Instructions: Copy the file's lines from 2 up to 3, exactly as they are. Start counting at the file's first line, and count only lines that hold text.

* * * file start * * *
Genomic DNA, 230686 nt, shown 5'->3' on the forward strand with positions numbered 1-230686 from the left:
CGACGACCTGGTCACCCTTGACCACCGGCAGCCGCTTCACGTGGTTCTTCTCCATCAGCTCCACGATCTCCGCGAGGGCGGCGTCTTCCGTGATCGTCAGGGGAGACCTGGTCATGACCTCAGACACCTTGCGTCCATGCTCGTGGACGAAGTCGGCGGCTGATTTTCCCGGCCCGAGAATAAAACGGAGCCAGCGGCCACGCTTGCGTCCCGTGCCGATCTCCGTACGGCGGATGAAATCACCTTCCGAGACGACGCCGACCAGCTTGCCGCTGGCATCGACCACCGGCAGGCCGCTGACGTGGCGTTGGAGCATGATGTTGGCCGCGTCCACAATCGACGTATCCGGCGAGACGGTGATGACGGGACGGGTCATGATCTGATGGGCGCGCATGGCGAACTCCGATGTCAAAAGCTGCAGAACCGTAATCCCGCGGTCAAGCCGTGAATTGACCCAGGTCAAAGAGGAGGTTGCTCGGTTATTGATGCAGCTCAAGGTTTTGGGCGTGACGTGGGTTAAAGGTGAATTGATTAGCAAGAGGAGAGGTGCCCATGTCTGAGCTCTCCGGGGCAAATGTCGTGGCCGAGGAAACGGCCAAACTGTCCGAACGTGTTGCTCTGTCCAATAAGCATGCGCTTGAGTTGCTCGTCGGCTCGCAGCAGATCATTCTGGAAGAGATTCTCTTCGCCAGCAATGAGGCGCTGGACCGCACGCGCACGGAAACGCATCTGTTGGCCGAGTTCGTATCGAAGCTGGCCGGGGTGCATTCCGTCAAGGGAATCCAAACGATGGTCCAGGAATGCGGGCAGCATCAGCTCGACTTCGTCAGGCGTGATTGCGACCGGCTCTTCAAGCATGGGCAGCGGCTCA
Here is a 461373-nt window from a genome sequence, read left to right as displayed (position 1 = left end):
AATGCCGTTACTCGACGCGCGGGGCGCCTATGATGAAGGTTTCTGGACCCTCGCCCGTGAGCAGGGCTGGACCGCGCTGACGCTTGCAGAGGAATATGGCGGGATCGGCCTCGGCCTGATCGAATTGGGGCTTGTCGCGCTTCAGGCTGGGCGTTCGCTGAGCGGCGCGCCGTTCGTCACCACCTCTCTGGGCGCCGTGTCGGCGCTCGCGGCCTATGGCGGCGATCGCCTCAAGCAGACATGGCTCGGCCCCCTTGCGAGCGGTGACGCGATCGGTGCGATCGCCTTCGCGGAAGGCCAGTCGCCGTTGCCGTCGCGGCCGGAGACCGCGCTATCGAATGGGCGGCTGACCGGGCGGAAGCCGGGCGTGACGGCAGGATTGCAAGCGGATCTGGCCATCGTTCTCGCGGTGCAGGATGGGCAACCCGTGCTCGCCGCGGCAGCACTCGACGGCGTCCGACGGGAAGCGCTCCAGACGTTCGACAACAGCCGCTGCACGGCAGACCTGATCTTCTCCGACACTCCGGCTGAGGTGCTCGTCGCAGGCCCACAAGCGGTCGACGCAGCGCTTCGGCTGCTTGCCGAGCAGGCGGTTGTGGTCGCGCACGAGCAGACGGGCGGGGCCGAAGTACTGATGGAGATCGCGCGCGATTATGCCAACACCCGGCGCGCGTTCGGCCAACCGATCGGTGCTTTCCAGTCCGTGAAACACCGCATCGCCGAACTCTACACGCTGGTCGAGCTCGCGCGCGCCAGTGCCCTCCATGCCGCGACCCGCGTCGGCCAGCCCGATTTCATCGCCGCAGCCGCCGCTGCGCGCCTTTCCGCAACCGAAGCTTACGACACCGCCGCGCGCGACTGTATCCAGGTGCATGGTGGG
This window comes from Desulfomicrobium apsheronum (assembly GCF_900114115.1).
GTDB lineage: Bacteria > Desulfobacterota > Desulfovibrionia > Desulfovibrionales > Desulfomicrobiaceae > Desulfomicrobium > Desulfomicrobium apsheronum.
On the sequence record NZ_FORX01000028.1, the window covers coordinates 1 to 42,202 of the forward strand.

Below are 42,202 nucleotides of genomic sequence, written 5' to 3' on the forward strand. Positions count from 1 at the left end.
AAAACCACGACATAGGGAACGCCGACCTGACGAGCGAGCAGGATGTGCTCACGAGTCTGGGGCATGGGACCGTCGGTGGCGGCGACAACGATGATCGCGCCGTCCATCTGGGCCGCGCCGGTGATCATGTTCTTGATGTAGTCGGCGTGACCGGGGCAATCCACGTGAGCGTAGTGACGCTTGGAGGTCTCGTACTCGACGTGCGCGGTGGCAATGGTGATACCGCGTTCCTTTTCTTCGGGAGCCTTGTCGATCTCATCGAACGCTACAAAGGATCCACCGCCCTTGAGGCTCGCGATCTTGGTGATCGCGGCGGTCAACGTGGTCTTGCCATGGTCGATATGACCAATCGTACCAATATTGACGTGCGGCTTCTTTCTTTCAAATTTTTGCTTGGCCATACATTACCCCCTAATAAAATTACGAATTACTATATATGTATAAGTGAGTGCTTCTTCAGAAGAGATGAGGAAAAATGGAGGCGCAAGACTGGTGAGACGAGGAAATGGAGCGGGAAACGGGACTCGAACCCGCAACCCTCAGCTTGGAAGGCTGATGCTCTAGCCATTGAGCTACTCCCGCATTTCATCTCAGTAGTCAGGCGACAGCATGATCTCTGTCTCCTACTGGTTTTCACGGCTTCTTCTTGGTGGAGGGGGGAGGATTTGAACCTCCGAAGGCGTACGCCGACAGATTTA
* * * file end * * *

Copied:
CGACGACCTGGTCACCCTTGACCACCGGCAGCCGCTTCACGTGGTTCTTCTCCATCAGCTCCACGATCTCCGCGAGGGCGGCGTCTTCCGTGATCGTCAGGGGAGACCTGGTCATGACCTCAGACACCTTGCGTCCATGCTCGTGGACGAAGTCGGCGGCTGATTTTCCCGGCCCGAGAATAAAACGGAGCCAGCGGCCACGCTTGCGTCCCGTGCCGATCTCCGTACGGCGGATGAAATCACCTTCCGAGACGACGCCGACCAGCTTGCCGCTGGCATCGACCACCGGCAGGCCGCTGACGTGGCGTTGGAGCATGATGTTGGCCGCGTCCACAATCGACGTATCCGGCGAGACGGTGATGACGGGACGGGTCATGATCTGATGGGCGCGCATGGCGAACTCCGATGTCAAAAGCTGCAGAACCGTAATCCCGCGGTCAAGCCGTGAATTGACCCAGGTCAAAGAGGAGGTTGCTCGGTTATTGATGCAGCTCAAGGTTTTGGGCGTGACGTGGGTTAAAGGTGAATTGATTAGCAAGAGGAGAGGTGCCCATGTCTGAGCTCTCCGGGGCAAATGTCGTGGCCGAGGAAACGGCCAAACTGTCCGAACGTGTTGCTCTGTCCAATAAGCATGCGCTTGAGTTGCTCGTCGGCTCGCAGCAGATCATTCTGGAAGAGATTCTCTTCGCCAGCAATGAGGCGCTGGACCGCACGCGCACGGAAACGCATCTGTTGGCCGAGTTCGTATCGAAGCTGGCCGGGGTGCATTCCGTCAAGGGAATCCAAACGATGGTCCAGGAATGCGGGCAGCATCAGCTCGACTTCGTCAGGCGTGATTGCGACCGGCTCTTCAAGCATGGGCAGCGGCTCA
Here is a 461373-nt window from a genome sequence, read left to right as displayed (position 1 = left end):